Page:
Page 258 - Jewish Book Annual Volume 51

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250
JEWISH BOOK ANNUAL
pre jud ice . A lso d iscusses new imm igrants , sex ism and
homophobia, and how to fight prejudice. Notes. Index.
♦ L
e i t n e r
, I
sa b e l l a
with
I
r v in g
A.
L
e i t n e r
.
The big lie: a true story.
Illus. by Judy Pedersen. Scholastic, 1992. 79 p. (10-12)
Leitner describes their traumatic deportation from Hungary, in­
carceration in Auschwitz and a death march from which she and
two o f her sisters escaped; not so her mother and two sisters. The
inescapable horrors o f Auschwitz are neither spared nor sensation­
alized. The reading level is from eight years, but the presentation
o f the subject matter had better wait until ten.
L
e v i n e
, E
l l e n
.
I f your name was changed at Ellis Island.
Illus. by Wayne
Parmenter. Scholastic Hardcover, 1993. 80 p. (8-12)
Written in a clear style, packed with information and lively case
histories, this is one o f the best o f books for younger readers about
Ellis Island. Includes what immigrants left behind and why they
came. Organized for easy school report use. Fine impressionistic
illustrations.
L
e v i n s o n
, R
ik i
.
Boys here
girls there.
Illus. by Karen Ritz. Lodestar,
1992. 101 p. (7-10)
This simply written sequel to
DinnieAbbieSister-r-r!
(Bradbury,
1987), shows a courageous Jewish family going through a difficult
time. In a series o f vignettes, Papa loses his business and Mama
goes to work until the new baby is born, Jennie cannot attend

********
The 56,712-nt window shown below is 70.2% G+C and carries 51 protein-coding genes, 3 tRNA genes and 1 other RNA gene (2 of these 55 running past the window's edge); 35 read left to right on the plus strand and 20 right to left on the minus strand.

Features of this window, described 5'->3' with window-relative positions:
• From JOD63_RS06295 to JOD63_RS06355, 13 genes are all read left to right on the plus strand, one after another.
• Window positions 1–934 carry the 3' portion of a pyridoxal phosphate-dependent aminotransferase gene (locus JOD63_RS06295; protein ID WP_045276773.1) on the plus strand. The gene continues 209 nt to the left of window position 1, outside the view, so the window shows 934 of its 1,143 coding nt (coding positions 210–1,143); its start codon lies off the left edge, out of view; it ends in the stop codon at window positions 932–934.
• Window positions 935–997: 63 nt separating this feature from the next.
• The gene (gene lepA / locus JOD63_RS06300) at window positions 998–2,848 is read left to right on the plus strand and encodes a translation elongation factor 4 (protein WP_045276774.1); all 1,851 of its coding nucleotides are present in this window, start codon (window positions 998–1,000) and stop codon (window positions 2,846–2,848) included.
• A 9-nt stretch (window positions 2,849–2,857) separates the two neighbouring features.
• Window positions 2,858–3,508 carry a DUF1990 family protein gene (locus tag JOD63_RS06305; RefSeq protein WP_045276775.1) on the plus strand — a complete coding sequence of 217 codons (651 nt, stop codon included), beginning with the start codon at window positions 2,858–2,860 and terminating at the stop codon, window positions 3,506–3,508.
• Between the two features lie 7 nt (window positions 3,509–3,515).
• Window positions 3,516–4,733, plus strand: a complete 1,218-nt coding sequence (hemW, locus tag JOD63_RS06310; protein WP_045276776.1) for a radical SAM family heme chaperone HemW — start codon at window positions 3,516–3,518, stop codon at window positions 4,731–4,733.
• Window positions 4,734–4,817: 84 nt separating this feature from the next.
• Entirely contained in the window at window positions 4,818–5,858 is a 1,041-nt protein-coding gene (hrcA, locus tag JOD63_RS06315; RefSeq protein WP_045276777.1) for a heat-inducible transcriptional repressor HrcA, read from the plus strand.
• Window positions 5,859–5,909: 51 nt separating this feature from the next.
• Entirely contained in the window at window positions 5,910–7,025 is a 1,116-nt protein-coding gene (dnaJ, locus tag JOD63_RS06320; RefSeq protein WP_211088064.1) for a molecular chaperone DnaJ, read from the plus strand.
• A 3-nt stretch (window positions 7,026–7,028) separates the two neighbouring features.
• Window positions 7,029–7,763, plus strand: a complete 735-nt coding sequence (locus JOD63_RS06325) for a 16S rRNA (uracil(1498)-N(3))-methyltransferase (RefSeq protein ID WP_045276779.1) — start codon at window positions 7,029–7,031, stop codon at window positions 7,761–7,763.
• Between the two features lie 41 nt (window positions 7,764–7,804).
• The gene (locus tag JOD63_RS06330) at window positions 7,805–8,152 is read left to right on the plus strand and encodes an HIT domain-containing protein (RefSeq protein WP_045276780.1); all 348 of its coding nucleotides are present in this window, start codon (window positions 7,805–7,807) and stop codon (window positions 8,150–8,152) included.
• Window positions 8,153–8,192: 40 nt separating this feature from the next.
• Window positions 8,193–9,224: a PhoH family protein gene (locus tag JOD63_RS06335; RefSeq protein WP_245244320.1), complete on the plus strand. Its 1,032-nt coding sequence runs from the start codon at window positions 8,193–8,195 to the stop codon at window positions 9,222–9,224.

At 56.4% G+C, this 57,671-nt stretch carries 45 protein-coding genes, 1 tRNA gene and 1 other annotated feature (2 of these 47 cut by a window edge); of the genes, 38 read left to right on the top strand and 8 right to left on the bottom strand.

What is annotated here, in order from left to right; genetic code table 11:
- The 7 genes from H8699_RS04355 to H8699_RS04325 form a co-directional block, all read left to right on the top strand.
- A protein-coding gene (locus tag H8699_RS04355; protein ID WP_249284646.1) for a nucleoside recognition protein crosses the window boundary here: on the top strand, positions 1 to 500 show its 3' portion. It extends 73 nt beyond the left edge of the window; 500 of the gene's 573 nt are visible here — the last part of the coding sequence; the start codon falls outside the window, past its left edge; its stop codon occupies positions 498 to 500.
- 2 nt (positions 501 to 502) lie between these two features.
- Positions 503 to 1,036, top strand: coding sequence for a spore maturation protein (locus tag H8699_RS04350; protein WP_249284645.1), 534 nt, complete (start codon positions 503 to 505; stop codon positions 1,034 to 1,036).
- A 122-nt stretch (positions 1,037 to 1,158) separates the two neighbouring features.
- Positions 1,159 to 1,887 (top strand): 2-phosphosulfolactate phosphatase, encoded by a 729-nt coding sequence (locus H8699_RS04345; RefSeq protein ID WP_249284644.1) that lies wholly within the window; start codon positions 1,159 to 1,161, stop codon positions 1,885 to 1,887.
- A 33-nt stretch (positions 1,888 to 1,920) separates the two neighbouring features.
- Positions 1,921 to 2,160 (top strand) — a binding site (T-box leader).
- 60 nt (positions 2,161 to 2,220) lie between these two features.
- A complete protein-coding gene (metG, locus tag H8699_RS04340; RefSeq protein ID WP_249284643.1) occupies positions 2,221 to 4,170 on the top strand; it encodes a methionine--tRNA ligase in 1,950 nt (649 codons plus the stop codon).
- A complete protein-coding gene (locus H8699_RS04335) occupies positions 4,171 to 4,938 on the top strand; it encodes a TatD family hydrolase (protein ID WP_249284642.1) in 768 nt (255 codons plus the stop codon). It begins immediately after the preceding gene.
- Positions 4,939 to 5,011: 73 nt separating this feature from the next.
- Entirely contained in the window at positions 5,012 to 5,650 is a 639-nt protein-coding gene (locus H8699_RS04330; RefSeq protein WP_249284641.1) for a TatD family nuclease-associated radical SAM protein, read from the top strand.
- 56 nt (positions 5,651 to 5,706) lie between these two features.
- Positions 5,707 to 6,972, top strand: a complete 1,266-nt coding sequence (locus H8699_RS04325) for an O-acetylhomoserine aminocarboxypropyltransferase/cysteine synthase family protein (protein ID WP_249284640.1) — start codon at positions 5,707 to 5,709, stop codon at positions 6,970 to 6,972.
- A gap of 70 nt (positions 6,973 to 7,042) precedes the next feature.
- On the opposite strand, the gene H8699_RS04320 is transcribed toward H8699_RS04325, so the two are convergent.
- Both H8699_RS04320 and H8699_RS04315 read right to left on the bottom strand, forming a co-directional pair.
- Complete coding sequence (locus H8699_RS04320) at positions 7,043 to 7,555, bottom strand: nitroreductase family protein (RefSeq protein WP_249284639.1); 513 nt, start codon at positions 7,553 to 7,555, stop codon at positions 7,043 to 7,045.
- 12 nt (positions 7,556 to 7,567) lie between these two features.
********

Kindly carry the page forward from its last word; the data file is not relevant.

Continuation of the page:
Hebrew School as her brothers do, and will not participate in the
class’s Christmas activity.
L
e v i t i n
, S
o n i a
.
Annie's promise.
Atheneum, 1993. 186 p. (10-14)
Annie is bright and eager to try new things, but she is stifled
by her refugee parents. She gets her change when she goes to
sleep-away camp as a scholarship student, where she shines, but
also confronts an anti-Semitic camp bully and loss o f her first love
to an older girl.
M
a t a s
, C
a r o l
Daniel’s story.
Scholastic, 1993. 136 p. (10-14)
Through the author’s skill in using the tools o f literature —
narrative, characterization, and dialogue — Matas succeeds in
bringing to life Daniel’s family and the children in photographs
at the United States Holocaust Memorial Museum exhibits.
*M
a t a s
, C
a r o l
.
Sworn enemies.
Bantam Books for Young Readers,
1993. 132 p. (10-14)
A tale set in the Russia o f Tzar Nicholas I is told alternatively
by Zev, an odious Jewish Khapper (a Jew who captures young
boys for conscription to the Russian army), and Aaron, a brilliant
scholar engaged to the beauteous Miriam. Zev, out o f jealousy,
illegally gets Aaron conscripted, but then is, himself, conscripted.